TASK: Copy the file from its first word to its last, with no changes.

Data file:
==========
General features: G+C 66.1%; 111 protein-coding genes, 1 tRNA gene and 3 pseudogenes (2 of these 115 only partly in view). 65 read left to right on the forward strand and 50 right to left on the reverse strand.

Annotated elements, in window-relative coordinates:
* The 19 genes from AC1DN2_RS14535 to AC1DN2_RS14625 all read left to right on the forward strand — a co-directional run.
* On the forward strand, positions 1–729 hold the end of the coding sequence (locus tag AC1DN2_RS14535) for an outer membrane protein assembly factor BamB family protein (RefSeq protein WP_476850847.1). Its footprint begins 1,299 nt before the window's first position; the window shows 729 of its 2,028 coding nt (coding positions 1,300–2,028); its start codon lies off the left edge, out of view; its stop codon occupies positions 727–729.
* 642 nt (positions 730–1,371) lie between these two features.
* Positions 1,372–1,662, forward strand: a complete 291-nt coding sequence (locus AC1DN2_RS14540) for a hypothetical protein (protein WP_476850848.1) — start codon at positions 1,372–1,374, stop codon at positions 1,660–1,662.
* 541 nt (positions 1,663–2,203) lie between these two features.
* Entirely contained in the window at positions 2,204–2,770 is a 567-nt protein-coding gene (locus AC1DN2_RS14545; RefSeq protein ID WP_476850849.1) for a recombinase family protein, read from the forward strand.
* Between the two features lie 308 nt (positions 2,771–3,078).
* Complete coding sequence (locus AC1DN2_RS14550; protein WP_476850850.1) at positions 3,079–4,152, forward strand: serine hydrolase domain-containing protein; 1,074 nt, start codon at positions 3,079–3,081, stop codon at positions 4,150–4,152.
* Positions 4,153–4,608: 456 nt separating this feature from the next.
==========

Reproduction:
General features: G+C 66.1%; 111 protein-coding genes, 1 tRNA gene and 3 pseudogenes (2 of these 115 only partly in view). 65 read left to right on the forward strand and 50 right to left on the reverse strand.

Annotated elements, in window-relative coordinates:
* The 19 genes from AC1DN2_RS14535 to AC1DN2_RS14625 all read left to right on the forward strand — a co-directional run.
* On the forward strand, positions 1–729 hold the end of the coding sequence (locus tag AC1DN2_RS14535) for an outer membrane protein assembly factor BamB family protein (RefSeq protein WP_476850847.1). Its footprint begins 1,299 nt before the window's first position; the window shows 729 of its 2,028 coding nt (coding positions 1,300–2,028); its start codon lies off the left edge, out of view; its stop codon occupies positions 727–729.
* 642 nt (positions 730–1,371) lie between these two features.
* Positions 1,372–1,662, forward strand: a complete 291-nt coding sequence (locus AC1DN2_RS14540) for a hypothetical protein (protein WP_476850848.1) — start codon at positions 1,372–1,374, stop codon at positions 1,660–1,662.
* 541 nt (positions 1,663–2,203) lie between these two features.
* Entirely contained in the window at positions 2,204–2,770 is a 567-nt protein-coding gene (locus AC1DN2_RS14545; RefSeq protein ID WP_476850849.1) for a recombinase family protein, read from the forward strand.
* Between the two features lie 308 nt (positions 2,771–3,078).
* Complete coding sequence (locus AC1DN2_RS14550; protein WP_476850850.1) at positions 3,079–4,152, forward strand: serine hydrolase domain-containing protein; 1,074 nt, start codon at positions 3,079–3,081, stop codon at positions 4,150–4,152.
* Positions 4,153–4,608: 456 nt separating this feature from the next.